Help pages are poorly documented. So, you have to try many things to figure out what you want to do.

NLP problems can be done with different approaches in Maple.

As of now, more reliable answers are arrived for sqp approach (bounded and constrained problems) only if you state the problem in algebraic form (i.e, variables y1 to yn, bounds, etc in explicit form). Depsite what the help page claims, the matrix vector f(Y) form or using functional form f(u1,u2..) is not reliable. There seems to be some  bug in finding the numerical jacobian or hessian that will make Maple suggest that "initial guess meets first order optimality conditions, etc). method = nonlinearsimplex is reasonably robust and can be used only for unbounded and uncostrained problems.

Also, GAMS has access to many sophisticated optimizers. Maple's nonlinear constrained optimization is limited to regular sqp. So, you will be limtied by the size of the problem you can handle. This is because, Maple stores the entire Jacobian, and does not use sparse storage or solver approaches. It is easy to verify. Just take d^y/dx^2 = y^2 with bcs, x =0, y =1 and x = 1, y =0. Convert to finite difference form, and give 1 as objective and give bounds of 0..1 to for y. You will hit the size limit N  (number of node points) very quickly (perhaps N = 200 or 500) is the maximum size of optimization variables Maple can handle.

I have also used the Global optimization package (there is no gurantee for global optimization for any commerical package, despite the name) currently offered. The current package includes Genetic algorithm, but the previous global optimization offered by Pinto (during Maple 12,13) was more robust and had a good reduced gradient approach which was fast.

Mathematica offers access to KNITRO which is very robust. I think GAMS provides access to SNOPT and KNITRO, may be even IPOPT. Of course, people routinely do MEX files from MATLAB for Ipopt, knitro, etc.

I wish Maple provides access to KNITRO, SNOPT and IPOPT. I will be surprised if it happens considering the direction Maple has taken recently (focussing more on elementary stuff, compared to high-end users). That is a shame as Maple has the ability to do analytic Jacobian.

In our group, we run IPOPT from Maple by writing the C files for objective, gradients, constraints, jacobians and hessians. Proper documentation and more useful help files for externalcalling will help me and many to create a dll or package that can be added to Maple in the future.

## check past post and explanation given by...

http://www.mapleprimes.com/questions/125273-Dsolve-Events-How-To-Control-For-A-Sign-Change#comment125661

## I have a solution...

Bendesarts

See below and attached.

The model you have might be from a Hamiltonian. This means that all the solvers in Maple will fail. Read about geometric numerical integration. Basically we need algorithms that conserve energy. If you know which one is like displacement, and which one is like velocity, you may be able to come up with symplectic Euler like explicit schemes.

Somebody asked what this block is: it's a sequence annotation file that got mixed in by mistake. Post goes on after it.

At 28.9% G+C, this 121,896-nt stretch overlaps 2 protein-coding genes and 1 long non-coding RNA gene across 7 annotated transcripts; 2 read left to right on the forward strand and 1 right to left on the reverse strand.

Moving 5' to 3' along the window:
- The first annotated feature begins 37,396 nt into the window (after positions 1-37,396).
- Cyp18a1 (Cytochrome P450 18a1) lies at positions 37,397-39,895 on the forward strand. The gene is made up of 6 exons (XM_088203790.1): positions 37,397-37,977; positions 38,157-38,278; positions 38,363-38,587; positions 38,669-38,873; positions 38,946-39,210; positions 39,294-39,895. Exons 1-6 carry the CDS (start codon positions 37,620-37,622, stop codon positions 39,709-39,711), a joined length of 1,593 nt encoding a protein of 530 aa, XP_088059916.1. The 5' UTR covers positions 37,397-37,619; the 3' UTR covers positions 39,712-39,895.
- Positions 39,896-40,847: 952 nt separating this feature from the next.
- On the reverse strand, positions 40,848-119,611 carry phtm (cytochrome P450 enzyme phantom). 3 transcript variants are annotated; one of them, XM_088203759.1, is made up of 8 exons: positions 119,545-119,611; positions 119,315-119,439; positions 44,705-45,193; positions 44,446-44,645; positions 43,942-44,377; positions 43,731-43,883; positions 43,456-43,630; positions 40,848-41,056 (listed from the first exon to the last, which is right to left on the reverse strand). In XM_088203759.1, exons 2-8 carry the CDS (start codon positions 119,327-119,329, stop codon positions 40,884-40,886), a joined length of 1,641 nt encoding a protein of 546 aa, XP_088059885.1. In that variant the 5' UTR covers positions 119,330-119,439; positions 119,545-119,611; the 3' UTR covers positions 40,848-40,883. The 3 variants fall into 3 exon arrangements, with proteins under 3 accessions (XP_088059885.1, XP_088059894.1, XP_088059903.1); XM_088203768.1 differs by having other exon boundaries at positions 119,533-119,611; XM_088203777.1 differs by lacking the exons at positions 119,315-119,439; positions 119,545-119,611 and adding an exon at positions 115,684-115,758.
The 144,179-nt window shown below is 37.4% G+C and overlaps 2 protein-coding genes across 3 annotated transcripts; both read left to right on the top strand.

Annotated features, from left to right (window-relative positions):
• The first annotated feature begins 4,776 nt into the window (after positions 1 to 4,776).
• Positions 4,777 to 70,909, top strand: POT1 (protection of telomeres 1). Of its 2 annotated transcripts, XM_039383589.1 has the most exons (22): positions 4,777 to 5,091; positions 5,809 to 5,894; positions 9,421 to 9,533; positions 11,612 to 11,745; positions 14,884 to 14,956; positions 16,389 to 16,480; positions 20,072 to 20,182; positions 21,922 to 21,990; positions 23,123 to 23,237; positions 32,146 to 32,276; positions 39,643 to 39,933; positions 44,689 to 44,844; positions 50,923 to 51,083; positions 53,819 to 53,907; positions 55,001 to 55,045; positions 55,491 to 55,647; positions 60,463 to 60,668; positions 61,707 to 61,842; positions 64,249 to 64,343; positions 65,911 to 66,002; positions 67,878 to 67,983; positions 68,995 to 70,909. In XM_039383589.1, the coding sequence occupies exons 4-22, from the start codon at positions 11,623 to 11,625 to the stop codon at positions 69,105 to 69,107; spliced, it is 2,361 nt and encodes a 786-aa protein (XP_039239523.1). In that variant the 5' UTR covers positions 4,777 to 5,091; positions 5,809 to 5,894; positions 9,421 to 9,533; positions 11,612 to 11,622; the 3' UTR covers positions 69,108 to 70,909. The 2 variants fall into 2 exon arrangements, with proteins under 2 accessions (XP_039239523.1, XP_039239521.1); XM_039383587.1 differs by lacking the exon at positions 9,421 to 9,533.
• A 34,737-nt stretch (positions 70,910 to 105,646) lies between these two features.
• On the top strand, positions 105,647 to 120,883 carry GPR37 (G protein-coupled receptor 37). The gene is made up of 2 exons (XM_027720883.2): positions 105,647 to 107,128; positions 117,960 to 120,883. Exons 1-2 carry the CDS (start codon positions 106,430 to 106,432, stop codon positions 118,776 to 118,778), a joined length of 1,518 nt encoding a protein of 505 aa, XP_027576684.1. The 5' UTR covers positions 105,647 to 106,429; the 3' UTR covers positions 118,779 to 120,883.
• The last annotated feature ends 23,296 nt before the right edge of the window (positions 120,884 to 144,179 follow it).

Fortunately, Gauss implicit Runge Kutta works for these type of problems (symplectic integrators). The second order Gauss method is the implicit mid point method.

That is for a system of ODEs dY/dt = F, Y1 = Y0+h*F(Ymid) where Ymid is given by Ymid = (Y0+Y1)/2. If F is nonlinear, then one needs to do a Newton Raphson iteration at every time step. This is a A stable (not L stable ) method good for some stiff problems, but does not have stiff decay property. Also not algebraically stable.

More about the property of this method later. The code below works. You can see that both dt = 0.1 and dt = 0.2 give same results from 0 to 400 for time.

Few ways to improve the code. Let me know if there is interest

1. Write the code in hardware floats (Speed up). This will mean that fsolve should be avoided and Newton Raphson should be done without using LinearSolve or any linear algebra package. Read my past code/post on Newton Raphson. Convert the same to compiled form for even more speed. If not for speed, do this for robustness as fsolve will fail and crash for large systems of equations.

2. Write adaptive time stepping instead of constant dt. This wil speed up the process and will also guarantee that results meet the tolerance specified.

3. Use higher order methods  - Higher order algorithms or simply using extrapolation methods. This might compromise on stability (in particular extrapolation).

4. Write schemes other than implicit mid point to march forward in time.

5. Write this and related (Adatptive time stepping with events, hardware floats/compiled form) for generic systems of ODEs and DAEs. The code is posted for ease of learning, not optimized for efficiency or performance.

Hope this is useful

 > restart;
 > r:=sqrt((x(t)/a)^2+(z(t)/b)^2); eqx:=diff(x(t),t)=alpha*(1-r^2)*x(t)+w*a/b*z(t); eqz:=diff(z(t),t)=beta*(1-r^2)*z(t)-w*b/a*x(t); EqSys:=[eqx,eqz]; params := alpha=1, beta=1, a=0.4, b=0.2, w=1; EqSys := eval([eqx,eqz], [params]); xmax := 0.8; zmax := 0.4; tmax := 400; ic:=[x(0)=0.4, z(0)=0];
 (1)
 > DEplot(EqSys, [x(t),z(t)], t= 0..tmax, [ic],linecolor=black, thickness=1,x(t)=-xmax..xmax, z(t)=-zmax..zmax, scaling=constrained,arrows=none);
 (2)
 > sol:=dsolve({op(EqSys),op(ic)},type=numeric,range=0..400):
 > with(plots):
 > odeplot(sol,[x(t),z(t)],t=0..400,thickness=3,axes=boxed);
 > sol(400);
 (3)
 > r:='r':
 > r:=sqrt((x(t)/a)^2+(z(t)/b)^2); eqx:=diff(x(t),t)=alpha*(1-r^2)*x(t)+w*a/b*z(t);
 (4)
 > eqz:=diff(z(t),t)=beta*(1-r(t)^2)*z(t)-w*b/a*x(t);
 (5)
 > ic2:=x(0)=0.4,z(0)=0;
 (6)
 (7)
 > Digits:=15;
 (8)
 > eq1:=(lhs-rhs)(subs(diff(x(t),t)=(xnew-xold)/dt,diff(z(t),t)=(znew-zold)/dt,x(t)=(xnew+xold)/2,z(t)=(znew+zold)/2,eqx));
 (9)
 > eq2:=(lhs-rhs)(subs(diff(x(t),t)=(xnew-xold)/dt,diff(z(t),t)=(znew-zold)/dt,x(t)=(xnew+xold)/2,z(t)=(znew+zold)/2,eqz));